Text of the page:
Group opposes projects on Harlem
Norwood Park Historical Society president Amara Rozgus sent a letter to Alderman Anthony Napolitano (41st) expressing the group’s opposition to the proposed zoning changes for developments at 5600 and 5611 N. Harlem Avenue.
"One of the functions of the NPHS is to advocate for protecting the integrity of Chicago’s Norwood Park community’s historic character, urban form and architectural style," Rozgus said. "NPHS also advocates for public safety and quality of life for our neighbors, property owners and existing local businesses."
Rozgus said that after consulting with the board of directors, the historical society had several concerns about the proposed zoning changes.
Rozgus said the society feels that the auto-oriented nature of both proposed businesses would generate significant new traffic. She said both proposals include commercial driveway entrances along both North Harlem and West Bryn Mawr Avenues within 100 feet of the intersection.
"This is already a busy intersection with multiple vehicle lanes, turning movements and high levels of traffic congestion, much of it entering and exiting the ramps linking Interstate 90 (Kennedy Expressway)," Rozgus said. "Commercial traffic at the corners would exacerbate current congestion."
Rozgus noted the high amount of pedestrian activity at the intersection and along both Harlem and Bryn Mawr avenues, much of it generated from the adjacent CTA Blue Line transit station. She said many pedestrians are either students accessing Taft High School to the east or AMITA Health Resurrection Medical Center Chicago employees to the north.
"We feel that the specific proposed commercial businesses, site designs and associated zoning changes are incompatible with the current community character," Rozgus said.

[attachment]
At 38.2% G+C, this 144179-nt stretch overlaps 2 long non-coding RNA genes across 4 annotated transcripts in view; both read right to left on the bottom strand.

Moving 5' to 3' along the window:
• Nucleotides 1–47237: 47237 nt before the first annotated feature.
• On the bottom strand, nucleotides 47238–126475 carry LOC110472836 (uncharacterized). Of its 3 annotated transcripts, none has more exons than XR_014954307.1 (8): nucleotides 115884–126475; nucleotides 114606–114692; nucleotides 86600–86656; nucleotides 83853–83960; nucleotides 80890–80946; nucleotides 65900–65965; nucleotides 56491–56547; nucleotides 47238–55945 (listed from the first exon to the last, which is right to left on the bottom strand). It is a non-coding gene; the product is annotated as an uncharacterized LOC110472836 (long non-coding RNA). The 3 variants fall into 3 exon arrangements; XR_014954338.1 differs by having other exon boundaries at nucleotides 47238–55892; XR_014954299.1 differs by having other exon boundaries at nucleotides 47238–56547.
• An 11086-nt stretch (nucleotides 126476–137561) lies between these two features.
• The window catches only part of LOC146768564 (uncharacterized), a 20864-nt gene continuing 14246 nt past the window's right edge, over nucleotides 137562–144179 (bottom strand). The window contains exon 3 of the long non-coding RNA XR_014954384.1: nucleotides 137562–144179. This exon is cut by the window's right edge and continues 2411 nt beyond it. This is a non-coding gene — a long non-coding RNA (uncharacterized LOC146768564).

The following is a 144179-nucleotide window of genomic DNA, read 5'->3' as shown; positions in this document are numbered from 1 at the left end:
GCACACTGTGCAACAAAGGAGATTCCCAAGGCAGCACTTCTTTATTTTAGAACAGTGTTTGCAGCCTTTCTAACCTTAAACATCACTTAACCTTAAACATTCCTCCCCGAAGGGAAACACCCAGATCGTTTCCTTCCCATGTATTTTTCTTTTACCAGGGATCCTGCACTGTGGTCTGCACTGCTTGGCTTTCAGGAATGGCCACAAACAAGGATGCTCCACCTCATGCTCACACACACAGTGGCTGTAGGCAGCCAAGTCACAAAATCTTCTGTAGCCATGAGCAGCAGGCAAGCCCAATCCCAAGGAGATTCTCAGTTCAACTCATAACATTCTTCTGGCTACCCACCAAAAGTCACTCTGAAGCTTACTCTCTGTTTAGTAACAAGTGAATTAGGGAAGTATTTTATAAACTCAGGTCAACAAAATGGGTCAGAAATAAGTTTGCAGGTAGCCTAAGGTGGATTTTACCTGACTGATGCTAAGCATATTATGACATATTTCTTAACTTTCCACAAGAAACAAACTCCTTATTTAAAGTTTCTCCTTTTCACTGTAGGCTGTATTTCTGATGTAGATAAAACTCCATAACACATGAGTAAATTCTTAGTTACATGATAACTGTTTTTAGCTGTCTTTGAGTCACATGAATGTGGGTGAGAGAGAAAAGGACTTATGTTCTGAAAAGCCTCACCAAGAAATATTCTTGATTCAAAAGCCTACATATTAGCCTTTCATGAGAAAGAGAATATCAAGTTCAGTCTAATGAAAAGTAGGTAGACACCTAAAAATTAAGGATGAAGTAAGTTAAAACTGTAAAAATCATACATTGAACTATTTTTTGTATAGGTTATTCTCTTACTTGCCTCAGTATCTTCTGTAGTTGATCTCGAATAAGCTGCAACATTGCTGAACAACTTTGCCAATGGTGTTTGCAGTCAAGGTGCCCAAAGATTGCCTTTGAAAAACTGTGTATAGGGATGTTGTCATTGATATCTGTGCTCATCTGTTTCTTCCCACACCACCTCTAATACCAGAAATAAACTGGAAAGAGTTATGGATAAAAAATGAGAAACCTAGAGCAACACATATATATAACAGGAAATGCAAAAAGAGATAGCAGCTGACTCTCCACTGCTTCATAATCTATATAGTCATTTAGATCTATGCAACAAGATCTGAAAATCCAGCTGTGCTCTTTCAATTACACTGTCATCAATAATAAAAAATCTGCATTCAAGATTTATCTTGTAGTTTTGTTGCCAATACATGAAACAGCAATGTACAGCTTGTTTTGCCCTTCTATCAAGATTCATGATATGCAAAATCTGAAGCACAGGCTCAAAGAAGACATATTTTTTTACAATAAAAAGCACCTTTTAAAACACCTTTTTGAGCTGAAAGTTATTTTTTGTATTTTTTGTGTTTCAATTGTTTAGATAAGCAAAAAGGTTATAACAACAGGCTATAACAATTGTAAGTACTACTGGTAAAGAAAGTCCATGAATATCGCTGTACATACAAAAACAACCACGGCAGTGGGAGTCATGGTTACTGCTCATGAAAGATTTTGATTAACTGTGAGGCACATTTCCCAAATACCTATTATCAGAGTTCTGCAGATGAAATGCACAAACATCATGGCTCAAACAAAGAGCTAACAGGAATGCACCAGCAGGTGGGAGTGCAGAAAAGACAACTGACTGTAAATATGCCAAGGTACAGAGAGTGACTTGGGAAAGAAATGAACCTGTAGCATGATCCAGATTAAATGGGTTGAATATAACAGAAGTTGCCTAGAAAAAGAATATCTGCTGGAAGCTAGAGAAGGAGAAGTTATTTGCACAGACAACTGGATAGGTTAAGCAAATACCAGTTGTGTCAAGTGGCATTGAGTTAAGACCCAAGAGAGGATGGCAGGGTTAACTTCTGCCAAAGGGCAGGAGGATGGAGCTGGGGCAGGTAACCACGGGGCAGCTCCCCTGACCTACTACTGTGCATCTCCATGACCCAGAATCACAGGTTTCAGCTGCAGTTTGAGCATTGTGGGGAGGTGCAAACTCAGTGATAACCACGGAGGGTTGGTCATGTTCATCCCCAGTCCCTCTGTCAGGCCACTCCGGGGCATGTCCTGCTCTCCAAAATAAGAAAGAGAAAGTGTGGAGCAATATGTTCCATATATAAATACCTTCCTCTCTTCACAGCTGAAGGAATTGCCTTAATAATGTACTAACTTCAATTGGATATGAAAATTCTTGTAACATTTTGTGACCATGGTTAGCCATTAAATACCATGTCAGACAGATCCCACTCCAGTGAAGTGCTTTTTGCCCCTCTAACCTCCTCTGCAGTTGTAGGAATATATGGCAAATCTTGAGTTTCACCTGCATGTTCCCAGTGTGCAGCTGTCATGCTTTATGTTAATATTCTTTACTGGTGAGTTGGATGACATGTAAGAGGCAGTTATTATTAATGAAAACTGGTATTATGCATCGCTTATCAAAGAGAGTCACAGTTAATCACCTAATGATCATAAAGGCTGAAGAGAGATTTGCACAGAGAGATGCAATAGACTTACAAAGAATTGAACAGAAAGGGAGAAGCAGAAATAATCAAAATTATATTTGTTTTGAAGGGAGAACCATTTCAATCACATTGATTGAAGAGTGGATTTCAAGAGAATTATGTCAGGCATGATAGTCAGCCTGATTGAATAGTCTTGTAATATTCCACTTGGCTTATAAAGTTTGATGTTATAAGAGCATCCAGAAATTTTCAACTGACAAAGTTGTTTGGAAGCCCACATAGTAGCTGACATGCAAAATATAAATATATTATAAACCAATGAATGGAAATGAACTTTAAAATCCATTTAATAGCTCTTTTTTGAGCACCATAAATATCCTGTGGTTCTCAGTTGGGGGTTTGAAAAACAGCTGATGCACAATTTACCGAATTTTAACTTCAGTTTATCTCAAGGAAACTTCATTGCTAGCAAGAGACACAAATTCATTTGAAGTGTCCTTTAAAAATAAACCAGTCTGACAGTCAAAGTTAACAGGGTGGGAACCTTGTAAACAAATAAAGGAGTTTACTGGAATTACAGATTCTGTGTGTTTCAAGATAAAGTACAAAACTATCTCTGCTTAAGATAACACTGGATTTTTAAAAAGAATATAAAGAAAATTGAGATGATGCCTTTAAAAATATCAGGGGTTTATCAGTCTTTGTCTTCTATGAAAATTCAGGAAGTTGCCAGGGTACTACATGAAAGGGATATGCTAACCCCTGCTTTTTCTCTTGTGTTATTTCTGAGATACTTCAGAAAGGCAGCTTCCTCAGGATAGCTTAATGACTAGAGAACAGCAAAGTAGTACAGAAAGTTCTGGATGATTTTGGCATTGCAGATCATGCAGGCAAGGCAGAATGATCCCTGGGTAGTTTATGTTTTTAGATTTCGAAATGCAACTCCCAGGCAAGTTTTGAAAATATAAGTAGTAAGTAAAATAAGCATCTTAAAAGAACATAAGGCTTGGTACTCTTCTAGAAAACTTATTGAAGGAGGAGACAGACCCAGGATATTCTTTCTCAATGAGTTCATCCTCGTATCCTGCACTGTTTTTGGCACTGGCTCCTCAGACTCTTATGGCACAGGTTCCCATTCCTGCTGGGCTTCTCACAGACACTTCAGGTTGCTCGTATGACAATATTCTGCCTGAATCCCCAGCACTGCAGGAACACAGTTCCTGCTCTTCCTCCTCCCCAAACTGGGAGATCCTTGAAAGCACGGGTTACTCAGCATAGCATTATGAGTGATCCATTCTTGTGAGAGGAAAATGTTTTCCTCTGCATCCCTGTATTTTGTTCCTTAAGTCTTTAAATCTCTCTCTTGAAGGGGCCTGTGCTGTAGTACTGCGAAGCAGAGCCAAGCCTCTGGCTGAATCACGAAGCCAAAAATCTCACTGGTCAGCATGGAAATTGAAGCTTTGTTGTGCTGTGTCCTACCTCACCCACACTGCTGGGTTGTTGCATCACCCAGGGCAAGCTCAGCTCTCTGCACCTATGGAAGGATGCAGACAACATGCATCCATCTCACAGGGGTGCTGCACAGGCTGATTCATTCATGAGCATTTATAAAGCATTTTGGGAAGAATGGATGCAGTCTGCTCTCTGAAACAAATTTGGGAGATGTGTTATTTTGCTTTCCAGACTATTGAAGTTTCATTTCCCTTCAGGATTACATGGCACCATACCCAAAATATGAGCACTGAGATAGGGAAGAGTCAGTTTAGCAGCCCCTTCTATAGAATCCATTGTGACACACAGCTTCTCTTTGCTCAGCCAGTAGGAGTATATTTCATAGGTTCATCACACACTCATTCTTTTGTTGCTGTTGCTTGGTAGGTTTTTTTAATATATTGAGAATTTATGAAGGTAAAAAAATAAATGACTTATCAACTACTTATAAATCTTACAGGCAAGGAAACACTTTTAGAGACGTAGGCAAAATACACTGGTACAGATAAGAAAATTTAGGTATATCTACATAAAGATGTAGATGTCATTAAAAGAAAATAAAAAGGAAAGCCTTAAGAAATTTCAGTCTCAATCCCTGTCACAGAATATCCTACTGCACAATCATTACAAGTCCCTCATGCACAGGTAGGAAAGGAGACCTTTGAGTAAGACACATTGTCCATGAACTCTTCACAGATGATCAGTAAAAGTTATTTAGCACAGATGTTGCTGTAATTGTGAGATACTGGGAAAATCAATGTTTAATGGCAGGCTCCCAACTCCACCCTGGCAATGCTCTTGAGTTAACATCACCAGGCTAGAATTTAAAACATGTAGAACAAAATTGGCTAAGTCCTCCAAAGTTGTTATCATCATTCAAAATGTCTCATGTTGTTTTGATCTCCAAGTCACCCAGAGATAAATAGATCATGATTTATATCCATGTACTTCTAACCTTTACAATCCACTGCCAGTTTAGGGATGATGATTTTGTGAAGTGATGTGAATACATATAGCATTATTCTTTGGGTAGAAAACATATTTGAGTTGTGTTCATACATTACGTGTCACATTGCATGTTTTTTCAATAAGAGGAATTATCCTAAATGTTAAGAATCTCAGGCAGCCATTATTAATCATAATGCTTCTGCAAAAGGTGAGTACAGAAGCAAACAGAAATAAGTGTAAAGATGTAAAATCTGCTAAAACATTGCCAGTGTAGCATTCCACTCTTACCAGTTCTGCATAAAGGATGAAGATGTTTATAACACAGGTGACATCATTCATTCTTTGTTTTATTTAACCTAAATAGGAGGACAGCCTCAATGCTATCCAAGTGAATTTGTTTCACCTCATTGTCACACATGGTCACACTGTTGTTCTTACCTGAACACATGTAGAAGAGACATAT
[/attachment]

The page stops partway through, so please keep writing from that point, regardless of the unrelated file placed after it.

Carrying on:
"Beyond traffic and safety issues, more vehicles will create additional noise and pollution. These also risk becoming a catalyst for similar future patterns of commercial development that would degrade the quality of life for nearby homeowners and could displace existing homes."
Additionally, Rozgus said the proposed car wash business at 5611 N. Harlem is within the Norwood Park Historic District, which has been listed on the National Register of Historic Places since 2002. "We find this proposed use incongruent with the adjacent residential properties, which constitute the defining feature of the district," she said. "Furthermore, Norwood Park is already well-served by an existing local car wash business located at Northwest Highway and Sayre Avenue, as well as a drive-through Starbuck’s Coffee restaurant at Harlem and Northwest Highway. Thus, we find that the existing demand for these types of commercial services is already being met."
Rozgus said the NPHS recognizes the visibility, access, value and potential opportunities inherent in developing these parcels and wants what is best for the community.